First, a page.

Msgr. John Radano expressed the condolences of the Holy See's Pontifical Council for Promoting of Christian Unity, and admiration and gratitude for Fr. Hotchkin's work with the Council over the years. "Father Hotchkin exercised crucial leadership for the Church in the U. S. and international Catholic-Lutheran dialogues that produced the documents which served as the key resources showing consensus on justification," Father Radano said. "These documents laid the groundwork for the historic Joint Declaration on Justification."
Father Hotchkin has also served on the U. S. Faith and Order Commission and other joint commissions co-sponsored with the National Council of Churches of Christ in the USA. Beginning in 1967 he served as one of the Catholic observer-consultants to the Consultation on Church Union and had attended every plenary assembly from that time. He was a voting member of the international Lutheran-Catholic Commission from 1973-1984. He co-chaired the Anglican-Roman Catholic Consultation on Women's Ordination held in Versailles in 1978. He was an officially delegated observer for the Catholic Church to the 5th Assembly of the World Council of Churches (Nairobi, 1975), the 6th Assembly (Vancouver, 1983), and the World Convocation on Justice, Peace and the Integrity of Creation (Seoul, 1990). He was an officially appointed Catholic observer to the 5th Assembly of the Lutheran World Federation in Evian in 1970, and took part in meetings of Russian and American church representatives and of the World Conference on Religion and Peace.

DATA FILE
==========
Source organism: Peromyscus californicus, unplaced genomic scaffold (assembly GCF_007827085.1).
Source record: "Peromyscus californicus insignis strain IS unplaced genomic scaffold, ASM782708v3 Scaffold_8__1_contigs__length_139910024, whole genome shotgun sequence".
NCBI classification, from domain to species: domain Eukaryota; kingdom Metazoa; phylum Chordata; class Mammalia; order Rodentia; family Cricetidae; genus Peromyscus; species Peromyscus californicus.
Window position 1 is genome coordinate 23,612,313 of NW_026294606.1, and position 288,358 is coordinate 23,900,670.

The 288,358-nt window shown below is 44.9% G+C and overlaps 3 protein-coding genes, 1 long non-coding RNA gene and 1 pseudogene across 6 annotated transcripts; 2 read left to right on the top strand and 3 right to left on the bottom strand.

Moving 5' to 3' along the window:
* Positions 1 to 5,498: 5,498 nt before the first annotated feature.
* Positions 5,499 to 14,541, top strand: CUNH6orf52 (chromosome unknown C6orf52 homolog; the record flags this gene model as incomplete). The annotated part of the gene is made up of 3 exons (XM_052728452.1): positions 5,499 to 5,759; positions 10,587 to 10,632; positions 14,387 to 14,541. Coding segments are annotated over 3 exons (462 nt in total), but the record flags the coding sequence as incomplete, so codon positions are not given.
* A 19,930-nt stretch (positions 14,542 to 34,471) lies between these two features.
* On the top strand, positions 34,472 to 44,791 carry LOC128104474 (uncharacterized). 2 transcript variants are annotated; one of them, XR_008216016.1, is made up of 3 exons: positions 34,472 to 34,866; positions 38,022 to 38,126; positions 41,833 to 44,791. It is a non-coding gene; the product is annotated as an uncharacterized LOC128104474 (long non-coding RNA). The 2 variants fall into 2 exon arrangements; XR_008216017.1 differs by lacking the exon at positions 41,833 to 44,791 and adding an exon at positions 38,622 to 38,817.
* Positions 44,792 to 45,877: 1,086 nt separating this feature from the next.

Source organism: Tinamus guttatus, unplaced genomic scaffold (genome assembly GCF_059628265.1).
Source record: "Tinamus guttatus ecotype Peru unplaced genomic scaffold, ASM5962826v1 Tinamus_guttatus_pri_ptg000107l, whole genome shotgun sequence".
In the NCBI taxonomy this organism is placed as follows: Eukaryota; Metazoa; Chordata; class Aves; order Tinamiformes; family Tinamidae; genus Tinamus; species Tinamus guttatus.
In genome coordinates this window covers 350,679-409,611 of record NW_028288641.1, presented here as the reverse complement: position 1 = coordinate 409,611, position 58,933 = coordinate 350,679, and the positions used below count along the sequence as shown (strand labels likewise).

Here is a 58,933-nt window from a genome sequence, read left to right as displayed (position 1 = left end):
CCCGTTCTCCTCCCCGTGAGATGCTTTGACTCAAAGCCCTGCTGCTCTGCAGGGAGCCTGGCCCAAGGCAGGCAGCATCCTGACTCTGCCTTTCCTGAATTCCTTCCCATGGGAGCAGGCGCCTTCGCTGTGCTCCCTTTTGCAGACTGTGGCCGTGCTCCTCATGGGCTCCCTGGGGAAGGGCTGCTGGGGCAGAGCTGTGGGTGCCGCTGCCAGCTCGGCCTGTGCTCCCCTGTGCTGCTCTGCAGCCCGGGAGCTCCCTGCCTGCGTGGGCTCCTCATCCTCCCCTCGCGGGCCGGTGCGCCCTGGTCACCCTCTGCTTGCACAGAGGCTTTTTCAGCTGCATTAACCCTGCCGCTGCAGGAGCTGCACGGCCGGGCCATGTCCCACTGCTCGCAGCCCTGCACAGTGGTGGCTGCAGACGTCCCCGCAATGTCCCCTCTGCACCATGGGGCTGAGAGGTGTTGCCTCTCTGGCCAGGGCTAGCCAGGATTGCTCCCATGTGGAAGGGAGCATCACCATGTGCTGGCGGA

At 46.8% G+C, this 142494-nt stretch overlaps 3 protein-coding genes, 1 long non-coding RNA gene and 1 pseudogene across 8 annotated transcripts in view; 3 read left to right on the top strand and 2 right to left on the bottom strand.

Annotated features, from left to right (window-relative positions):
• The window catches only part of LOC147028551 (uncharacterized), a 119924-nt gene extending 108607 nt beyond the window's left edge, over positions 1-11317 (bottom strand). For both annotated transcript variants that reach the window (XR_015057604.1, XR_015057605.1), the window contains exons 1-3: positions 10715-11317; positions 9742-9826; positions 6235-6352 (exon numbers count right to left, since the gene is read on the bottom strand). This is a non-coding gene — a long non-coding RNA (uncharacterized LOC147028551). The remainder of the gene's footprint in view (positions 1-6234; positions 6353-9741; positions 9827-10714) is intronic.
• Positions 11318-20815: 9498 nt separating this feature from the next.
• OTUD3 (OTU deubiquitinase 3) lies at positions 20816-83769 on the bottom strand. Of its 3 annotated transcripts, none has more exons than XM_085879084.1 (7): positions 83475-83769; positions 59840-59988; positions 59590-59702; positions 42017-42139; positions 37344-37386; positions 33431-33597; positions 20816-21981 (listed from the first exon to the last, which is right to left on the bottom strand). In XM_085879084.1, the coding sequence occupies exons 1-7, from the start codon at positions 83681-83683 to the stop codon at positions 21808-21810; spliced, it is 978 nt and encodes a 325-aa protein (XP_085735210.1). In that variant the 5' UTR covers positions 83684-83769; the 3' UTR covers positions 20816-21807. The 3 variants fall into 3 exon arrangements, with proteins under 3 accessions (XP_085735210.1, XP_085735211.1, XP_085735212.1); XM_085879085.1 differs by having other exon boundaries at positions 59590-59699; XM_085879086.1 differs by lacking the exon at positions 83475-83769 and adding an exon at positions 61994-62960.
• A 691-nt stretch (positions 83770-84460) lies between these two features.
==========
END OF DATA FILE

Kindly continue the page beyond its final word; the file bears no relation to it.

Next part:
In 1990 he was the recipient of the James Fitzgerald Award for Ecumenism of the National Association of Ecumenical Officers. In 1991 Father Hotchkin was named a "Patron of Christian Unity," the highest ecumenical award of the Christian Church (Disciples of Christ). The honor was bestowed in recognition of his "faithful witness to ecumenism." On that occasion, Dr. Paul Crow, president of the Disciples Council on Christian Unity, said: "Fr. Hotchkin's life has taught Disciples of Christ and other traditions that priesthood is service in the name of Christ, especially in calling the Church to its witness to the reconciling love of God. Fr. Hotchkin has been a calm, wise and spiritual counselor for many people and groups in the ecumenical movement ."